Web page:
However, since Hamas took control of the Gaza Strip in 2007, Israel and Egypt largely sealed their borders with Gaza. Professor Mukhaimar Abu Saada with Al-Azhar University in Gaza says the blockade has severely affected life in Gaza.

"When Israel decided to disengage from the Gaza Strip in 2005, the Palestinians looked at it as an end of the Israeli occupation to Gaza. But unfortunately daily life conditions have deteriorated after Israel disengaged from Gaza, because Israel imposed a tight siege against Gaza. As the result, levels of poverty and unemployment in Gaza Strip have gotten up very high."

Since 2005, three major conflicts have broken out between Israel and Gaza, which have resulted in thousands of Palestinian casualties. In addition, Israel is consistently under threats from rocket attacks out of Gaza territory.

Professor Abu Saada says the tensions have much to do with the Israeli unilateral action.

"When Israel decided to disengage from the Gaza Strip, they took their decision unilaterally, and they refused to coordinate with the Palestinian Authority. Just after about 2 years, Hamas took over the Gaza Strip in a very violent way. Had Israel decided to disengage in coordination with the Palestinian Authority, we think that it could have been much harder for Hamas to take over the Gaza Strip and sweep Fatah and its security forces out of Gaza."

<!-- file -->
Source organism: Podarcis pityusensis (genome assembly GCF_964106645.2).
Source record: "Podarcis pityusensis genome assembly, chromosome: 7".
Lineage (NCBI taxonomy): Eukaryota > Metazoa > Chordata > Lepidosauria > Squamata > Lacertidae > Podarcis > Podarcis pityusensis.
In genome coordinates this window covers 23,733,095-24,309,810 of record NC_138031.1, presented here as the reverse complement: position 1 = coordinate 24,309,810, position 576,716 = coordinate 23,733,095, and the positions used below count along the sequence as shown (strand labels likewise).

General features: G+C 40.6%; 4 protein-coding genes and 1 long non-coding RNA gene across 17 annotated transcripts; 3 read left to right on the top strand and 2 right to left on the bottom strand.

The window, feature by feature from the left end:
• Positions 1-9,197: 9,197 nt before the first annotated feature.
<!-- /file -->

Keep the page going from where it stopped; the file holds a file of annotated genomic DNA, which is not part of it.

And failing to achieve peace has made more and more Israelis think of the disengagement plan as a mistake.

"We paid such a high price - 10,000 people lost their homes and many of our people are still homeless. We did everything to achieve peace, but we got the opposite. We got wars, and Israel is still blamed around the world."

Sixty-nine-year-old Anita Tucker moved to Gaza in 1976 and was among the first of the Jews who settled in Gaza since Israel occupied the enclave in 1967. She says they used to get along very well with the Palestinians in Gaza before the second Intifada. They used to go shopping in Palestinian stores, get drivers licenses in Palestinian cities and visit each other for celebrations. Ten years after leaving Gaza, she remains hopeful that one day her people can go back and live in harmony with the Palestinians.

"To be honest, I yearn for home a lot. Thirty years is a long time. Every time there was a little war, as the days went on, I started to pack my suitcase. I want to be the first one in line. It would be possible and they would be saying, OK, who's willing to start a new town now? Peace is about people living next door to each other. When you separate people from each other, you are never going to have peace. The way right now we are just building more and more wars and peace is getting further away."

Ten years after the disengagement and one year after the last military conflict, the relationship between Israel and Gaza hasn't improved much. Professor Abu Saada says the current situation is still unstable.

"A year after the Israeli war against Gaza, Gaza is still under siege, and around 100,000 Palestinians have been displaced. The situation is still fragile and another round of violence or confrontation between Israel and Hamas can be expected, unless there is a permanent ceasefire between Israel and Hamas, or Israel will have to put an end to its siege and blockade and allow the Palestinians in Gaza to live a normal life."

For CRI, I'm Huang Shan.